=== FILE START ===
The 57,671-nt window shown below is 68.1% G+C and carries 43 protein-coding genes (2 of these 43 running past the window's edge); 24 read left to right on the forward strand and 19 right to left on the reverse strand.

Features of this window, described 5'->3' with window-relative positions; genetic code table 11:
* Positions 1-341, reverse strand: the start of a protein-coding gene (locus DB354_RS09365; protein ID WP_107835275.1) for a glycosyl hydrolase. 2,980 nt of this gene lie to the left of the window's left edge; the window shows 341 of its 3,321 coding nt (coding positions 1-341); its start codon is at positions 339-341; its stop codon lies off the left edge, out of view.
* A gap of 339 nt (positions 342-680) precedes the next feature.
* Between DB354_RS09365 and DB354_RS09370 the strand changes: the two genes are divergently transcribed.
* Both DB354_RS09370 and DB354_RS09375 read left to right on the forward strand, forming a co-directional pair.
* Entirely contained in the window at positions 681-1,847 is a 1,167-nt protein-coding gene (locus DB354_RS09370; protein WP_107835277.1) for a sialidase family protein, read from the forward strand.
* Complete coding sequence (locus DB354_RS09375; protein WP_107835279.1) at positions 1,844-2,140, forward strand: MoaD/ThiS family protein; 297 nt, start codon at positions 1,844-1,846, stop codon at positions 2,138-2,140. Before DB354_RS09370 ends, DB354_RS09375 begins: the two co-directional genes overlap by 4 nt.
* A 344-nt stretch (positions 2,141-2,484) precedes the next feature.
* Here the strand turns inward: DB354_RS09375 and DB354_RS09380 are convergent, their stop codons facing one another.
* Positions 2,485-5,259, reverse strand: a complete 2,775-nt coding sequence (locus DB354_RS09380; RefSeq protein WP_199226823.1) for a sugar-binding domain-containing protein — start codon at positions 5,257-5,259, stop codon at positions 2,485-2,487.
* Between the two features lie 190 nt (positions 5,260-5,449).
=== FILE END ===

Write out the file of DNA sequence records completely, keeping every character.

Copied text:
The 57,671-nt window shown below is 68.1% G+C and carries 43 protein-coding genes (2 of these 43 running past the window's edge); 24 read left to right on the forward strand and 19 right to left on the reverse strand.

Features of this window, described 5'->3' with window-relative positions; genetic code table 11:
* Positions 1-341, reverse strand: the start of a protein-coding gene (locus DB354_RS09365; protein ID WP_107835275.1) for a glycosyl hydrolase. 2,980 nt of this gene lie to the left of the window's left edge; the window shows 341 of its 3,321 coding nt (coding positions 1-341); its start codon is at positions 339-341; its stop codon lies off the left edge, out of view.
* A gap of 339 nt (positions 342-680) precedes the next feature.
* Between DB354_RS09365 and DB354_RS09370 the strand changes: the two genes are divergently transcribed.
* Both DB354_RS09370 and DB354_RS09375 read left to right on the forward strand, forming a co-directional pair.
* Entirely contained in the window at positions 681-1,847 is a 1,167-nt protein-coding gene (locus DB354_RS09370; protein WP_107835277.1) for a sialidase family protein, read from the forward strand.
* Complete coding sequence (locus DB354_RS09375; protein WP_107835279.1) at positions 1,844-2,140, forward strand: MoaD/ThiS family protein; 297 nt, start codon at positions 1,844-1,846, stop codon at positions 2,138-2,140. Before DB354_RS09370 ends, DB354_RS09375 begins: the two co-directional genes overlap by 4 nt.
* A 344-nt stretch (positions 2,141-2,484) precedes the next feature.
* Here the strand turns inward: DB354_RS09375 and DB354_RS09380 are convergent, their stop codons facing one another.
* Positions 2,485-5,259, reverse strand: a complete 2,775-nt coding sequence (locus DB354_RS09380; RefSeq protein WP_199226823.1) for a sugar-binding domain-containing protein — start codon at positions 5,257-5,259, stop codon at positions 2,485-2,487.
* Between the two features lie 190 nt (positions 5,260-5,449).